According to county land records, Fogelman originally obtained an ownership stake in the property at in April of 2008. By then, the now 56-year-old had already amassed a long q.v. with the N.C Department of Correction, beginning with a jail stint in Guilford County after he was convicted as a habitual drunk driver in 1992.

In 2015, Fogelman was sent away for his longest stretch yet after his conviction on a felony-level charge of death by vehicle. According to the Department of Correction, Fogelman was eventually freed on December 15, 2022, only to have his parole revoked less than eight months later. His incarceration reportedly resumed on August 14, 2023 and continues to this day.

Fogelman’s property in Gibsonville seems to have gone to pot even more than before while he was serving time in the state’s custody. This degradation wasn’t lost on the housing inspectors at State Code Enforcement, Inc., or SCEI, which provides code enforcement services to Gibsonville. Yet, the homeowner’s incarceration also presented a bit of a dilemma for Dennis Pinnix, the president of this private Greensboro-based firm.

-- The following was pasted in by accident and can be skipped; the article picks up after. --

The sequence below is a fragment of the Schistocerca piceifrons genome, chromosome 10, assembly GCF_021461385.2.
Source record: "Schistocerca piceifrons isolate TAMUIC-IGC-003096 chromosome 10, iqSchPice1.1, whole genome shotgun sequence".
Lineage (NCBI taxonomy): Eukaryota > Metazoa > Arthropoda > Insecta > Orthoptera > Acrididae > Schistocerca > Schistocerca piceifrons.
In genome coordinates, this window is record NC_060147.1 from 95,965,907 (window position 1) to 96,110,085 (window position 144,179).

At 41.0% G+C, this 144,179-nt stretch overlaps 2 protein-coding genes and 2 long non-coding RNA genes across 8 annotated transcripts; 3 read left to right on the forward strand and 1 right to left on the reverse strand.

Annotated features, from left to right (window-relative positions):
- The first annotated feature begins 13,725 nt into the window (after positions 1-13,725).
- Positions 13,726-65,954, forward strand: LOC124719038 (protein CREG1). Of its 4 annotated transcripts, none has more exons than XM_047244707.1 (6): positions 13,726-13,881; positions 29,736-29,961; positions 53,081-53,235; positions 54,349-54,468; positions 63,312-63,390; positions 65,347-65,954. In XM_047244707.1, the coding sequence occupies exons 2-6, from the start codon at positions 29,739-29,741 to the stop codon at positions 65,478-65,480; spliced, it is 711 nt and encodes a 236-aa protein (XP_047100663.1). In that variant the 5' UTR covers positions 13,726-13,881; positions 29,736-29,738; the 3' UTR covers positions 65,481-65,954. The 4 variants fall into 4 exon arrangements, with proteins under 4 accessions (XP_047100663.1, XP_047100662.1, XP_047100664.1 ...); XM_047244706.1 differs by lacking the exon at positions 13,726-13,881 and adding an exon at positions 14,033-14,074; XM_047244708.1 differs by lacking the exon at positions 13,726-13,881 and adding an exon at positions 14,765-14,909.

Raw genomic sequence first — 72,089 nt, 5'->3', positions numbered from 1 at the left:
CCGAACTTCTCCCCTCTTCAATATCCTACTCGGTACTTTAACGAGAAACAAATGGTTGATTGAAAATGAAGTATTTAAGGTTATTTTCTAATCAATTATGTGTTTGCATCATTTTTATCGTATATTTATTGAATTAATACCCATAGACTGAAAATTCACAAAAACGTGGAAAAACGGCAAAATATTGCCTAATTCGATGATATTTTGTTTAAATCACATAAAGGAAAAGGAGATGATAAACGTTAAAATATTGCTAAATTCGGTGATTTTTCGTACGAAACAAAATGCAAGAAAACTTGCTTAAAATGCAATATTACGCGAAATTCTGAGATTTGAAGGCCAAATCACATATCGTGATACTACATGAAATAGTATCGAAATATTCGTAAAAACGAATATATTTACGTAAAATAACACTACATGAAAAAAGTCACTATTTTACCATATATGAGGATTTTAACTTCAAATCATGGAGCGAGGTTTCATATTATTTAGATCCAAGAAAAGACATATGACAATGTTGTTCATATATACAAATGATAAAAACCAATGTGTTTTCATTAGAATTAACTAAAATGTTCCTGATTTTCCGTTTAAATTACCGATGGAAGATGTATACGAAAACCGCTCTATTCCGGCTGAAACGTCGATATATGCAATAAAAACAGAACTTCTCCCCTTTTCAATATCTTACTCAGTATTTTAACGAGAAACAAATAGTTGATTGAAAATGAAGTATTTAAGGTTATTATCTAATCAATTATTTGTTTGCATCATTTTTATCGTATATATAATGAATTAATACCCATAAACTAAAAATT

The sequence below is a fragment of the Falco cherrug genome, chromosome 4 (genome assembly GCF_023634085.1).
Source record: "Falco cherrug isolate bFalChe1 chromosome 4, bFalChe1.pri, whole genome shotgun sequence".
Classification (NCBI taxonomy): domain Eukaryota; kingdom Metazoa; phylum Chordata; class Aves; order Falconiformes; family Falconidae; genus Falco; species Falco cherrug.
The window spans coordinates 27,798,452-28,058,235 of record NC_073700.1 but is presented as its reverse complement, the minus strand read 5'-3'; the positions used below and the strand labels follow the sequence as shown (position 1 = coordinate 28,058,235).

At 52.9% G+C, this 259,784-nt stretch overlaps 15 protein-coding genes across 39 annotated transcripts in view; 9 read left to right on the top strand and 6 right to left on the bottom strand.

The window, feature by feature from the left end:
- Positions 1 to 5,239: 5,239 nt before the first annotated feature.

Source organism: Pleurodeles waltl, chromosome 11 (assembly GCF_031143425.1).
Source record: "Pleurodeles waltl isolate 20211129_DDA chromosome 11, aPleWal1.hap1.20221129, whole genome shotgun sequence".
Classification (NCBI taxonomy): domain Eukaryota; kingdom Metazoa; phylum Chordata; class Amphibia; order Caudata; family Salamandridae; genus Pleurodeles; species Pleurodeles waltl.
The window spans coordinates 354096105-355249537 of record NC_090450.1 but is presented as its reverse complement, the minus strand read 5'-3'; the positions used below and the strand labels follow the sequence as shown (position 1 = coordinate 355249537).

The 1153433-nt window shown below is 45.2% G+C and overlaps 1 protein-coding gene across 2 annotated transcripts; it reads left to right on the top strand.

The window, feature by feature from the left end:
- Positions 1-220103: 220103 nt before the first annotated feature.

Pinnix admits that the code enforcement trade can be slow going in even the best of circumstances because anyone who acts on the government’s behalf is obliged to abide by the rules of due process.

“People have rights,” Pinnix explained in an interview Tuesday. “You can’t just jump in there and demolish somebody’s house without going through the process.”

The process that Pinnix and his colleagues must follow is spelled out in some detail within Gibsonville’s code of ordinances. Under these rules, the evaluation of any substandard dwelling begins with a preliminary investigation, which can lead to a formal complaint and notice. A hearing must then take place before the town’s housing inspector, who may hear evidence from neighbors as well as the property owner’s defense. Following this administrative hearing, the housing inspector will issue findings of fact as well as an order that either gives the property owner a chance to spruce up the place or orders its demolition.

Pinnix acknowledged that Fogelman’s incarceration threw the proverbial spanner into these well-ordered procedures.

“The guy who owned the home was in prison,” he recalled. “I went to the town attorney and I said ‘everyone is entitled to due process. But if we move forward with this while he was incarcerated, are we really giving him due process? The town attorney said ‘no.’”


Under new ownership

SCEI’s trouble reaching the homeowner was effectively resolved when Fogelman was released from prison in 2022. The newly-paroled inmate went on to unload his holdings in Gibsonville a few days before his incarceration resumed in August of the following year.